Misconceptions About Nahj al Balaghah 3

Similarly, al-Radhi refers to his sources on a number of occasions, and also gives an account of the circumstances that were responsible for the mood and theme of a certain sermon. He has referred to: al Jahiz; al-Waqidi; Abu Ja'far al-'Iskafi; Hisham ibn al-Kalbi; Sa'id ibn Yahya ai-'Umawi, the author of al-Maghazi; Abu 'Ubayd al- Qasim ibn Salam; al-Tabari; Tha'lab; Ibn al-'A'rabi; al-Mubarrad, and many others. How could an author who allegedly forged the utterances and writings of Amir al- Mu'minin (as) be so honest in acknowledging his indebtedness to his predecessors?

Those who raised doubts about the contents of Nahj al-balaghah were unaware of the high status and prestige of its compiler, both in the society and in the academic circles. A man of his eminence could not even think of fabricating sermons and letters in the name of al-'Imam 'Ali (as). Had any such attempt been made by anybody, Shi'i scholars themselves would have been the first to reject it, as an anthology of poetry attributed to al-'Imam 'Ali (as) (Diwan-e 'Ali) was never accepted by the majority of Shi'i scholars as authentic. Some other such works, for example, the commentary on the Quran attributed to al- Imam al-Hasan al-'Askari (as) or Fiqh al-Ridha attributed to al-Imam al-Ridha (as),are at issue among Shi'i scholars.

But no one among al-Radhi's contemporaries or from the successive generations of Sunni or Shi'i 'ulama' ever questioned Nahj al-balaghah's authenticity for more than two centuries. Regarding the contents of Nahj al-balaghah the Muslim scholars of all shades of opinion never doubted al-Radhi's veracity. They were aware of the presence of earlier sources of al-'Imam 'Ali's utterances. There is abundant reliable evidence in support of the existence of such collections in the first and second centuries of Hijrah, from which 'Abd al-Hamid ibn Yahyfi, Ibn al- Muqaffa', and Zayd ibn 'Ali ibn al-Husayn ibn 'Ali ibn Abi Talib had quoted al-'Imam 'Ali's sermons and letters.

In the third and fourth centuries, too, several collections of 'Ali's khutab and rasa'il were compiled, some of which have been already referred to above. Ibn Abi al-Hadid (d. 655 or 656/1257 or 58); Taqi al-Din Ahmad, known as Ibn Taymiyyah (661-728/1263-1328); and his pupil Salah al-Din al-Safadi (d.764/1362 -63) accepted Nahj al-balaghah as a genuine collection of al Imam 'Ali's words. The former not only wrote one of the most famous commentaries on it, but also repudiated all doubts about its authenticity.

Ibn Taymiyyah and al-Safadi were among staunch opponents and critics of the Shi'ah, but both of them verified the authenticity of Nahj al-balagha and the veracity of al-Sharif al-Radhi. Al-Safadi, in the account of al-Radhi, writes: People are of the view that Nahj al-balaghah is his own writing. But I heard my teacher, al-'Imam al-'Allamah Taqi al-Din Ahmad ibn Taymiyyah say: "Nahj al-balaghah is not al-Sayyid al-Radhi's product. What in this book is the utterance of 'Ali ibn Abi Talib (as) is known, and whatever is from al-Radhi that is also known.(1)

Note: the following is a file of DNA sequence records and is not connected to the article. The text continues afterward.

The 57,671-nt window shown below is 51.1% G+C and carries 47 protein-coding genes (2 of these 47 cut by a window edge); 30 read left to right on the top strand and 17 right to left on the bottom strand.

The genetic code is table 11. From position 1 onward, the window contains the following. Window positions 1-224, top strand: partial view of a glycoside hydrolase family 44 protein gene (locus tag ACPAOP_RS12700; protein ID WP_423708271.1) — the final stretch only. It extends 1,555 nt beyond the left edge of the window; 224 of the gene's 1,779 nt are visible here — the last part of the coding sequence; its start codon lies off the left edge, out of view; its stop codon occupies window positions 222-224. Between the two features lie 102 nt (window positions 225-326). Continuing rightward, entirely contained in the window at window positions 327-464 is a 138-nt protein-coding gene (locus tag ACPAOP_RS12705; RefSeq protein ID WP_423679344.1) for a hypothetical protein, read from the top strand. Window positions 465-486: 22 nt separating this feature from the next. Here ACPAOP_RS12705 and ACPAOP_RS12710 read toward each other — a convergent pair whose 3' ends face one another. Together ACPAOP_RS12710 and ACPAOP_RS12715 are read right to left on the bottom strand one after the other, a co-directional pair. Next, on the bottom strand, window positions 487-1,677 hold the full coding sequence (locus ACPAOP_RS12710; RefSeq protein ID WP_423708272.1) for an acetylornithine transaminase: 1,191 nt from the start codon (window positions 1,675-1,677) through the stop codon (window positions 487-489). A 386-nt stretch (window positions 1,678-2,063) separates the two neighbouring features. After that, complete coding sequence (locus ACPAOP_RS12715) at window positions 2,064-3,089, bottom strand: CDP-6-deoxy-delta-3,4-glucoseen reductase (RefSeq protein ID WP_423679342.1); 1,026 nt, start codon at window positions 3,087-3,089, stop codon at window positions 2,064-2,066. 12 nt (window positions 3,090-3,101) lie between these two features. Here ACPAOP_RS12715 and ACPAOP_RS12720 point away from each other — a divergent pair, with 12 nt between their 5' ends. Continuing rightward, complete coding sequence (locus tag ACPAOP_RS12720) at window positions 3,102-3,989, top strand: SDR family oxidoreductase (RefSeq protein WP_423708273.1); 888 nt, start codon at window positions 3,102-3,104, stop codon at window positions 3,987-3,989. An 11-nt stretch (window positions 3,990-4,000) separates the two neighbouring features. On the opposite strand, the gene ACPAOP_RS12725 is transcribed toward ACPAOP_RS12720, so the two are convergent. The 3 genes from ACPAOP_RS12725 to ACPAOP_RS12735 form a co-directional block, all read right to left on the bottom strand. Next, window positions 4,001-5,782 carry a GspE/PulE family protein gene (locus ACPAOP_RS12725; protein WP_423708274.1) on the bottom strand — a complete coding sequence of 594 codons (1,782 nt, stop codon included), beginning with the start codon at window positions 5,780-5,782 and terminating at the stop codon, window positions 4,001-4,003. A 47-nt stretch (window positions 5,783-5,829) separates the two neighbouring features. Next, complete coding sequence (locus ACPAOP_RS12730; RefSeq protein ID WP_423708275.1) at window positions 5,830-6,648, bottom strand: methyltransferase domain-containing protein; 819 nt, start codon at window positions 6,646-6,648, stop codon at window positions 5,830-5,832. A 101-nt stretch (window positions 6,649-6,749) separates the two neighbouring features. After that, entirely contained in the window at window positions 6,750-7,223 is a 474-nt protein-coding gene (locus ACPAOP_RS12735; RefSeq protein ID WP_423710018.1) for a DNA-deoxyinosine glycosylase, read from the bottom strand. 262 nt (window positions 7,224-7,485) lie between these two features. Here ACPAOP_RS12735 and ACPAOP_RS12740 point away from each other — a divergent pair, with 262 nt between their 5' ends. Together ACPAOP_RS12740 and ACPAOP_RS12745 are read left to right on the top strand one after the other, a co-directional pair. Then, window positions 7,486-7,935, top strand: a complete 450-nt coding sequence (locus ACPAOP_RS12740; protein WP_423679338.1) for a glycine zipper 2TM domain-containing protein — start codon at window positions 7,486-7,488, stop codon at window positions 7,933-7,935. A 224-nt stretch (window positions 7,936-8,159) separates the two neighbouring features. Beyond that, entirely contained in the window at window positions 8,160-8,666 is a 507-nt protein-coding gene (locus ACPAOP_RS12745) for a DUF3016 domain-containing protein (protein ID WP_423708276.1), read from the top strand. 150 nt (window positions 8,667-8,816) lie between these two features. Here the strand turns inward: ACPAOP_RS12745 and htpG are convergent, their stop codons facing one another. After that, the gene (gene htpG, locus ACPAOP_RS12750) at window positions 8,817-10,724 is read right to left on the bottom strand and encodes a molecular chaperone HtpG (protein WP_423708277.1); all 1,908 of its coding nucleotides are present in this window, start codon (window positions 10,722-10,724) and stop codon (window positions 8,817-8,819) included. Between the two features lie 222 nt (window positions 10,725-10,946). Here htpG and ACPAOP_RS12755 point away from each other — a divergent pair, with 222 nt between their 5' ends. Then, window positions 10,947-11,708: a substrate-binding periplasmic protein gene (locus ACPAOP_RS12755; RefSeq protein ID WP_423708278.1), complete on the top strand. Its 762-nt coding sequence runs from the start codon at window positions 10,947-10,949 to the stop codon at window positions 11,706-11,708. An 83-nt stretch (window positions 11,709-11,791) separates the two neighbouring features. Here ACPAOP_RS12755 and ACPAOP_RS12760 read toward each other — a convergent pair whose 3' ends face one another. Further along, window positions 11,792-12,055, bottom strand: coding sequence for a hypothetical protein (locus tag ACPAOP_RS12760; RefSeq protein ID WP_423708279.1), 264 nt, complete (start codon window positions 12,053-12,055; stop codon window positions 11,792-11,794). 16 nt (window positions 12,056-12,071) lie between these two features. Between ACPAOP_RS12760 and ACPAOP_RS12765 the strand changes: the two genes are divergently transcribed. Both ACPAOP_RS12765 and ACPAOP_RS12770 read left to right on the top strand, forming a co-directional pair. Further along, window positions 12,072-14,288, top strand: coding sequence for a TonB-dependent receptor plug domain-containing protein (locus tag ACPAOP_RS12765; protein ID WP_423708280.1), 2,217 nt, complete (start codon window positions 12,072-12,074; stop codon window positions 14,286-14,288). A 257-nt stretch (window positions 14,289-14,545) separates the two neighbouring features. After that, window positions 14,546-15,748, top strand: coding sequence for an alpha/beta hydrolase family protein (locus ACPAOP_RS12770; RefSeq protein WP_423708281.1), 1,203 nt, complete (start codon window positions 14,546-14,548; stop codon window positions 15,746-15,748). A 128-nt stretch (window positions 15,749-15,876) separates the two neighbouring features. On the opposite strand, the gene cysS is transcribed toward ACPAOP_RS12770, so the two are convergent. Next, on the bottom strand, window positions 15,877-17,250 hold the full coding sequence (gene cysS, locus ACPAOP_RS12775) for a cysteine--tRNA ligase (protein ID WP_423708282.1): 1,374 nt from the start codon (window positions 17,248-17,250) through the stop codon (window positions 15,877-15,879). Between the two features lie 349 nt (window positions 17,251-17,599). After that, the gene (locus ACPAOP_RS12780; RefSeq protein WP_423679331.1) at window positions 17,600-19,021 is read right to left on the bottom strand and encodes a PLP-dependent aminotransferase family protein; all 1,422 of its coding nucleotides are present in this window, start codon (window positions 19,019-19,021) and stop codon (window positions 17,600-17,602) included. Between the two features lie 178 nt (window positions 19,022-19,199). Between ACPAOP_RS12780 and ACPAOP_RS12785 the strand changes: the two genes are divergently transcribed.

Instead of going into further details of the controversy about the authenticity of Nahj al- balaghah's ascription and forwarding more evidence against those who created doubts about it, I would recommend the keen reader to consult al-Mu'jam al-mufahras li alfaz Nahj al-balaghah, edited by al-Sayyid Kazim al-Muhammadi and al-Shaykh Muhammad al-Dashti, who have done a commendable job in preparing a very comprehensive bibliography of the sources of the book along with a detailed item- by-item list of the sources of each and every sermon, letter, and saying contained in Nahj al-balaghah. Moreover, since the death of al-Radhi scholars of eminence have been always interested in writing commentaries on Nahj al-balagha, which is another very strong proof of its authenticity. So many Sunni, Mu'tazili, and Shi'i scholars would not have taken pains to comment upon al Radi's own fabrications.

'Ali Naqi Munzawi, in the catalogue of the library of Mishkat, donated to Tehran University, has enumerated 33 narrators of al-'Imam 'Ali's utterances before al-Radhi and fourteen after him till the tenth Hijrah century. Danish Pizhoh, in his preface to Farman-e Malik Ashtar, edited by Husayn 'Alawi Awi, has given a list of its early commentators. Sayyid 'Abd al-Zahra' al-Khatib, in Masadir Nahj al balagha wa asaniduh, has counted thirty-three books written concerning the sources of Nahj al- balaghah. Hundreds of manuscripts of Nahj al-balaghah in various libraries of the world and even a greater number of the manuscripts of other earlier works containing al-'Imam 'Ali's utterances invite all seekers of truth to trace the sources and ascertain the authenticity of Nahj al-balaghah.

There are also numerous documents available which contain certificates and testimonials issued by eminent scholars to their pupils authorizing them to narrate the contents of Nahj al-balaghah along with the permission to narrate ahadith of the Prophet (saw) and the Imams (as). This is enough to show that Nahj al-balaghah has been considered to be of equal value in reliability with the most authentic compendiums of hadith. The narration of Nahj al-balagha's traditions had started during the lifetime of al-Radhi. Qutb al-Din al-Rawandi (d. 573/1177) in the preface of his commentary on Nahj al- balaghoh, refers to a daughter of al-Sharif al Murtada, who had studied the book under al-Radhi himself and was authorized to narrate its traditions to others, and she used to narrate Nahj al-balaghah on her uncle's authority. Shaykh 'Abd al-Rahim al-Baghdadi has narrated from this learned lady of the family of the Imams (as).



1. al-Wafi bi al-wafayat, vol. 2, p. 375